Michigan Passes Right to Work Law

Discussion in 'Politics' started by madanthonywayne, Dec 12, 2012.

  1. iceaura Valued Senior Member

    So "right to work" government meddling, official government interference with the negotiations between management of capital and management of labor, is the good kind of government interference with free markets. So say our local free market advocates.

    How do we tell the good kind from the bad kind, in advance? Apparently, simple: if it benefits capital and penalizes labor, it's the good kind.
  2. Google AdSense Guest Advertisement

    to hide all adverts.
  3. Michael 歌舞伎 Valued Senior Member

    I was chatting with my father about this the other day. He maintains UAW made our lives much better. But, here's the thing - it made HIS life much better. He always craps on about how much GM was making in profits and how much management took in pay and bonuses. I actually worked in management (not really but I was salaried). It is true that the manager of the plant I worked at (14,000) employees did get paid a lot of money. This was AC Rochester so they made a lot of components like filters and plugs. What no one mentions is that the last three directors died of heart attacks before the age of 55. Don't get me wrong, lots of line workers died of cancer. It's a tough business. Workers always frame it from their POV and manage from theirs.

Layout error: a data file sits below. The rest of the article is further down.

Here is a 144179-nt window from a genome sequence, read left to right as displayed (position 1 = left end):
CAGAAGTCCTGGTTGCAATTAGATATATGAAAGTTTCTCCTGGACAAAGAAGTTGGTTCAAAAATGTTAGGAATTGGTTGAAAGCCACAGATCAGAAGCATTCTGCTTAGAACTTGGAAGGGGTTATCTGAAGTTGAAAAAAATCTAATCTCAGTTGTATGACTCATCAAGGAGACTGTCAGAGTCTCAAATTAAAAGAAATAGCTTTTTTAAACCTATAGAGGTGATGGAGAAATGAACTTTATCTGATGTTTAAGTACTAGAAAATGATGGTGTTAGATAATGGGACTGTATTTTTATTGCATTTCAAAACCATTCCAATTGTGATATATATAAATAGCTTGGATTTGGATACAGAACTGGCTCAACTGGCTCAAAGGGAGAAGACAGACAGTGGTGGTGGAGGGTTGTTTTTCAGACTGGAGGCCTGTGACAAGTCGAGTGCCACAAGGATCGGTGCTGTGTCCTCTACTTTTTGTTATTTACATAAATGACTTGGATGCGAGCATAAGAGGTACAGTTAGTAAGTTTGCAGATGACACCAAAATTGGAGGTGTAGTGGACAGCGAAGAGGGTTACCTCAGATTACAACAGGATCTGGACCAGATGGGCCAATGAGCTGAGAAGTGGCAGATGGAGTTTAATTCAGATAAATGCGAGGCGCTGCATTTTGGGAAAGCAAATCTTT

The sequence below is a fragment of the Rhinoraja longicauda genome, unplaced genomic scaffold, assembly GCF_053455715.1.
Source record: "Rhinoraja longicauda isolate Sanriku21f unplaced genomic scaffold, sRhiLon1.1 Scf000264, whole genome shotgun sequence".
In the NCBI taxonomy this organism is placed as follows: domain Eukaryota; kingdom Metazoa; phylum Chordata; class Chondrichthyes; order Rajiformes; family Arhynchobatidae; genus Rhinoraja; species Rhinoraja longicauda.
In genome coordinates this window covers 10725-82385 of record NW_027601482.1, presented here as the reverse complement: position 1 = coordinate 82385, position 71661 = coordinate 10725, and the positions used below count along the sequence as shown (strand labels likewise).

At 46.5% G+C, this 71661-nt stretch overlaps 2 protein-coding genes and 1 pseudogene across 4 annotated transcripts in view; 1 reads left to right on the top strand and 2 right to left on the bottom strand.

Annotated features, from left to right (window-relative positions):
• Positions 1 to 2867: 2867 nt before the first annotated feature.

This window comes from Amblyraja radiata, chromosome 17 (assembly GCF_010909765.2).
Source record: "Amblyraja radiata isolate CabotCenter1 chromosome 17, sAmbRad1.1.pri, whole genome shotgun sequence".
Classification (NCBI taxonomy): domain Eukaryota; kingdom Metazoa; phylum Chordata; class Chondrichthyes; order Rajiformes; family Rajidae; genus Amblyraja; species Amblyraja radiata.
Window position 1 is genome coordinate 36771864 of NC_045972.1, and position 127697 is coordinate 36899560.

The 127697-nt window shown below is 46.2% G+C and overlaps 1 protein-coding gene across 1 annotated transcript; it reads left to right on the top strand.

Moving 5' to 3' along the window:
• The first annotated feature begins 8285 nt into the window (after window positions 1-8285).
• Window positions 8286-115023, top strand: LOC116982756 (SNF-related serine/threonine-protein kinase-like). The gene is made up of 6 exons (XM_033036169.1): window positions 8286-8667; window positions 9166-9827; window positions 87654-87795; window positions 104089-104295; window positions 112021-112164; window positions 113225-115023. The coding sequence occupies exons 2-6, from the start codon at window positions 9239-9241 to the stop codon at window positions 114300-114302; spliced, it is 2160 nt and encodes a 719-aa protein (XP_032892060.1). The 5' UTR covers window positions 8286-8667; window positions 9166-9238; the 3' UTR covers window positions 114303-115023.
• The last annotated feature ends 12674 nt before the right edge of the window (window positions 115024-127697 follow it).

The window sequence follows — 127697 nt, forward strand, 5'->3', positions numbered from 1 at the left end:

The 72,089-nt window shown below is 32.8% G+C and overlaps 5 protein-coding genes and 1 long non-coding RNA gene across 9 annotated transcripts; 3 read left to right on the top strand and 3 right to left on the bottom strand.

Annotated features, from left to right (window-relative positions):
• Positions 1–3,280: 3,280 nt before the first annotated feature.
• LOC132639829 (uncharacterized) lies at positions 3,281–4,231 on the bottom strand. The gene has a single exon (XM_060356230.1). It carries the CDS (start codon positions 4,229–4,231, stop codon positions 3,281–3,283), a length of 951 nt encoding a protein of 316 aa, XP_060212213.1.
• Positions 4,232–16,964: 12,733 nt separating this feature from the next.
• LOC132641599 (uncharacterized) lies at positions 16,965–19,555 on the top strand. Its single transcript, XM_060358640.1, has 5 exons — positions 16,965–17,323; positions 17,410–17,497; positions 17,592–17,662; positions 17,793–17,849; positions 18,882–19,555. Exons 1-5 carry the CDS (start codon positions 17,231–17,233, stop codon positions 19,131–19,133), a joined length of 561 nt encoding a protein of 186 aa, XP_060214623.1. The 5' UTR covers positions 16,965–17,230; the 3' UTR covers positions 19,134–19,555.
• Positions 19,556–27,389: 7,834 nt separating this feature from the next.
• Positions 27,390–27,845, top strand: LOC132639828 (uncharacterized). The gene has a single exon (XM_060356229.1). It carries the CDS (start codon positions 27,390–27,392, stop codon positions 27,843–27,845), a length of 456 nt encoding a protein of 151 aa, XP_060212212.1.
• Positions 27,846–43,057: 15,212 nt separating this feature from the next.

I'd say of the two, the managers worked harder. It was pretty common to see line workers stoned, although over time UAW finally started giving in a little and firing these dead beats. Funny enough, in the end, UAW was almost as hard on the line workers as management. You hear line workers complaining about UAW more than management! Funny enough the UAW bosses had become a type of management - they hated the line worker probably more than the actual management as it ultimately fell on their shoulders to keep their workers in line. also, I think they could see the way things were going. The milk cow was about dead even when I worked there.

    Not that it matters - it's gone. There are little if any jobs at GM in MI. If you do get a job, you'll be put on a contract separate from your fathers. Whereas they were on 80k thirty years ago, you'll be lucky t get $10 - 15 an hour. Americans just don't want to pay a small mortgage for a crappy assembled in the USA car.

    My father retired at 49 and he probably makes more on his retirement than most people here will make in their actual jobs. His response to me complaining about how his kids (my brothers) lack the opportunities he had and he said Fuck Em, I gave you boys every opportunity in the world. Which is a total lie, he didn't do jack shit. He paid my mother $40 a week and that seems to have been enough to clear his conscious. My one brother sells Mary Jane and the other does odd end jobs. Both live in crack-haven. Both will be lucky not to be shot.